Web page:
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  Ninja The Final Duel Shaolin Maulin'Buy this film here.
Year: 1986
Director: Robert Tai
Stars: Alexander Lo Rei, Alice Tseng, Alan Lee, Eugene Thomas, Silvio Azolini, Ahmed Najja, Huang Kuang-hsien, Li Yi-min, Toby Russell, Philip So, Richard Tseng, Wang Hsieh, William Yen, Zan Wong Chi
Genre: Martial Arts, Trash, Adventure
Rating:  6 (from 2 votes)
Review: The Shaolin Temple has decided to close its doors to everyone since they got into controversy with a Japanese clan, resulting in the hara-kiri suicide of their leader. However, now the brother of the deceased is nursing a massive grudge against the temple and determines to train his ninja warriors in a variety of martial arts methods, all the better to create an invincible fighting force to exact revenge on the Chinese monks. As these ninjas are whipped into shape, breaking blocks, dressing as big cats complete with claws, climbing rocks and riding giant water spiders, another combatant, Wang Chi Chung (Alexander Lo Rei) is in training...

But he wants to join up with the Shaolin rather than destroy them, and it was a rare kung fu flick which would have you betting against that particular band of brothers in being victorious by the time "The End" appeared on the screen. Ninja The Final Duel was the creation of Robert Tai, sometime actor and occasional director of the trashier end of the martial arts movie scale, though this was one of his most celebrated works, or perhaps notorious would be a better description, mainly thanks to a scene that occurred halfway through, though those large water spiders puppets were a talking point in themselves, so much so that you might have wished they featured more heavily.

That said, when you saw how ungainly and awkward they were as their riders leapt into action you could well understand why Tai didn't overuse them: basically, they may swim and jump, but graceful they were not, and it appeared the ninjas atop the puppets would have been better off in a boat. Still, rather something ambitious than not trying anything new at all, and those rubber arachnids were certainly that, though there was a bountiful plenty of lunacy even if you were only watching this for those sequences. Which you wouldn't be, because you heard about an item of combat which it's hard to believe few had ever tried before: it was simple, it was exploitation inspiration, it was naked kung fu.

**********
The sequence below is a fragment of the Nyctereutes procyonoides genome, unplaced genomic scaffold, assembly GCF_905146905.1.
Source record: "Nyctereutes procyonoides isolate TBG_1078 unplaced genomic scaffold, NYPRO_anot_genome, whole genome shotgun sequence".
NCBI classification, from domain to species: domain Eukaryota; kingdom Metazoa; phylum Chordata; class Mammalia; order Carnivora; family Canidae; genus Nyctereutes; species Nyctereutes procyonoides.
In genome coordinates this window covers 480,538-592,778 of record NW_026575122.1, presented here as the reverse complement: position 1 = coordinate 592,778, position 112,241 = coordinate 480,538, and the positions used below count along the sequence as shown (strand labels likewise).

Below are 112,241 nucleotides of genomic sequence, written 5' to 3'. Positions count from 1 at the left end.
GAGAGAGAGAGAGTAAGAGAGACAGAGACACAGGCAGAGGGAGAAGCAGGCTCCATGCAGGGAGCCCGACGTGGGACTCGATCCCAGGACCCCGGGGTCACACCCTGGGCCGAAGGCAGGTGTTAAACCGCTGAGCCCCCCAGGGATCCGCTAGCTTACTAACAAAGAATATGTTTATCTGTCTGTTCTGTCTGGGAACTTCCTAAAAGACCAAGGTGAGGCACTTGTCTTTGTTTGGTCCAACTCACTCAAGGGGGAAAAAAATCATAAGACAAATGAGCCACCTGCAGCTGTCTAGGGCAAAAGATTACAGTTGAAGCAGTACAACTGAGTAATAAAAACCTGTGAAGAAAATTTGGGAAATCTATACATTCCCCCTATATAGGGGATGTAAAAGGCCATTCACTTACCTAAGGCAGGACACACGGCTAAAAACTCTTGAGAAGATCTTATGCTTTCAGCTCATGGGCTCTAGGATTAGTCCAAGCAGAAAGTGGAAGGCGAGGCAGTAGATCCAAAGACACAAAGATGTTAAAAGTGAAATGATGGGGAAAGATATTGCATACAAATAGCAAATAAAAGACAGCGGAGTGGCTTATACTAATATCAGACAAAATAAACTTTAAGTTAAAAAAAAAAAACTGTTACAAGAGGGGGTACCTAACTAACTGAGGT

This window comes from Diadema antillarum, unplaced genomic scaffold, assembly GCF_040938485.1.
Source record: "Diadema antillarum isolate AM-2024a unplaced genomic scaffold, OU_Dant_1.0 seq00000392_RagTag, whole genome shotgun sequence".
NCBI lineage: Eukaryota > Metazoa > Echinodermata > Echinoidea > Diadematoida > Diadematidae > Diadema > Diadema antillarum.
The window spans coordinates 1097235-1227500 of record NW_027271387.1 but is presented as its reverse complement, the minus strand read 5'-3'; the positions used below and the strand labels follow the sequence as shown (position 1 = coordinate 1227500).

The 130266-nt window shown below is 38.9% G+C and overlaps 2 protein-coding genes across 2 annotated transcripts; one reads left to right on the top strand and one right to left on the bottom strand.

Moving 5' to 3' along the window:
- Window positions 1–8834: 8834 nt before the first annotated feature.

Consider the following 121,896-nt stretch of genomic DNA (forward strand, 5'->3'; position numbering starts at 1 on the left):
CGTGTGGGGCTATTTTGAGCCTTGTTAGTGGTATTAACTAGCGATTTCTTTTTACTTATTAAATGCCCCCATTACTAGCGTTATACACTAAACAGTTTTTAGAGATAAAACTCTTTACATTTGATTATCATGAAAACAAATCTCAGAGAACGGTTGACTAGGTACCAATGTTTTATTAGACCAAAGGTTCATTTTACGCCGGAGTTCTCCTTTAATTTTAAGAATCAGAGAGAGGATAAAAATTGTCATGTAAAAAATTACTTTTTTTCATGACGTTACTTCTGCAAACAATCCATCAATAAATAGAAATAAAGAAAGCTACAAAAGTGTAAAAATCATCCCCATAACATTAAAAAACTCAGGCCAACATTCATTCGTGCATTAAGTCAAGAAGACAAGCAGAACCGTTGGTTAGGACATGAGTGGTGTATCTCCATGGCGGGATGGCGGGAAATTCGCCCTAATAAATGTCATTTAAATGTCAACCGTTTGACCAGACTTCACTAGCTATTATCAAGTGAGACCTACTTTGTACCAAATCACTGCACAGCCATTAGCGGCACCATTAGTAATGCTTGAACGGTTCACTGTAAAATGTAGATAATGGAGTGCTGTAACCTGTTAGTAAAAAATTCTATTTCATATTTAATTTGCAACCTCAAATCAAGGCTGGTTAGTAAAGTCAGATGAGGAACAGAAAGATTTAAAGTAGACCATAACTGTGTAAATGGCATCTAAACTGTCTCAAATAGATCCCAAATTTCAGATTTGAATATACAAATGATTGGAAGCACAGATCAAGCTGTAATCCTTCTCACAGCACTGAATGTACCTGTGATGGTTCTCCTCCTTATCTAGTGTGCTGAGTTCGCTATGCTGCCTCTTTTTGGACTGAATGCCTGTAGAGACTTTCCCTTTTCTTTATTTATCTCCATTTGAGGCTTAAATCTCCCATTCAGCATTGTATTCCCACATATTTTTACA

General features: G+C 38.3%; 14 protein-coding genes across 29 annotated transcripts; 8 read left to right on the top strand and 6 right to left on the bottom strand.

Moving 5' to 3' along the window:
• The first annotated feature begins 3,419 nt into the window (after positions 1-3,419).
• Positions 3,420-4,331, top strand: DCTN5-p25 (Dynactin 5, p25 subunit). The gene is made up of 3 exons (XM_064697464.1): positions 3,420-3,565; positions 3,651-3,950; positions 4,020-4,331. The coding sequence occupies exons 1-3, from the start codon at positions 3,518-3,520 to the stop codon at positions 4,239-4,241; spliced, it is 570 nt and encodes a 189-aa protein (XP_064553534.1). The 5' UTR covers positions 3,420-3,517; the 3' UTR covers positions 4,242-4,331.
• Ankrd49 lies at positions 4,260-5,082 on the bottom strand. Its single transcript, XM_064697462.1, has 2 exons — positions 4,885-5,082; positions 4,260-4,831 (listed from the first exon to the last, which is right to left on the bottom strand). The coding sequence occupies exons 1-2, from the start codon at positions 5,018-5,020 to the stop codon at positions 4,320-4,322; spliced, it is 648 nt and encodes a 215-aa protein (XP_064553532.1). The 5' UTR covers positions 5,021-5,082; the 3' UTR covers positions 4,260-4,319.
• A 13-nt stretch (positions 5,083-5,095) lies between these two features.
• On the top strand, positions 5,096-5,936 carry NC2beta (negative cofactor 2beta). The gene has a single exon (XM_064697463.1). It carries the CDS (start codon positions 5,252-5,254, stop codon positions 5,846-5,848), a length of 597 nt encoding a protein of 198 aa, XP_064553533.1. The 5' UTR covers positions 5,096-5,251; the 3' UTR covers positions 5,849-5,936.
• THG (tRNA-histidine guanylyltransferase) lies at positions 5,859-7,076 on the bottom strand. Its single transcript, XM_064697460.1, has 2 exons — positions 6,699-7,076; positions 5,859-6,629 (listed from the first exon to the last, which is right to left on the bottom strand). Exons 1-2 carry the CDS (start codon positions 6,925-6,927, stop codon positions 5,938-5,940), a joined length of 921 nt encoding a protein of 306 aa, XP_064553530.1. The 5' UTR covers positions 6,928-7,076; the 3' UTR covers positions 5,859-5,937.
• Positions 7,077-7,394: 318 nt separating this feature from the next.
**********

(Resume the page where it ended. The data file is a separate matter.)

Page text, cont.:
It took around half the movie for Alice Tseng to be introduced, and she wasn't in the story for long, but she undoubtedly made her mark in what appears to be her sole screen outing. After a sustained training session where he almost loses his life (doctors will tell you a work out shouldn't reach those lengths), Wang Chi is sent to the Shaolin Temple to join up, accompanied by his faithful companion Chung Tin (Philip So), but once he arrives there he finds nobody is getting in (if only he'd phoned ahead). This leads to a confrontation with two Californian monks (huh?) who erroneously think he can teach them the ways of Shaolin, but they are interrupted by cries for help - Peng Yi (Tseng) is under attack by ninjas!

They rescue her, and that night Wang Chi gives her a bath, which again is interrupted by ninjas, leading to her having to battle the assassins in the buff, a ridiculous scene which summed up the anything goes as long as the budget stretches to it tone of the movie. To make it more ludicrous, Peng Yi fashions a bikini out of a length of cloth in a nanosecond to retain her modesty as Wang Chi shows up to save her again, which might have you thinking she would be the love interest, but, er, a bit of bad news for you there. A lot of people getting their heads cut off here, is all I'll say. Anyway, to add to the madness, a jive talking black monk of Harlem (Eugene Thomas) appears as an ally for more noticeably speeded up bouts, though it's Lo Rei who remains the true star. There was a hard to shake rumour that Ninja The Final Duel was actually an eight or nine hour film edited down, but apparently it's part of a series of films rather than a drastically shorter cut of an epic. Nevetheless, it's quite something in this format. Music lifted from Rambo: First Blood Part II, Das Boot and Ghostbusters. Ghostbusters?!
Reviewer: Graeme Clark

 

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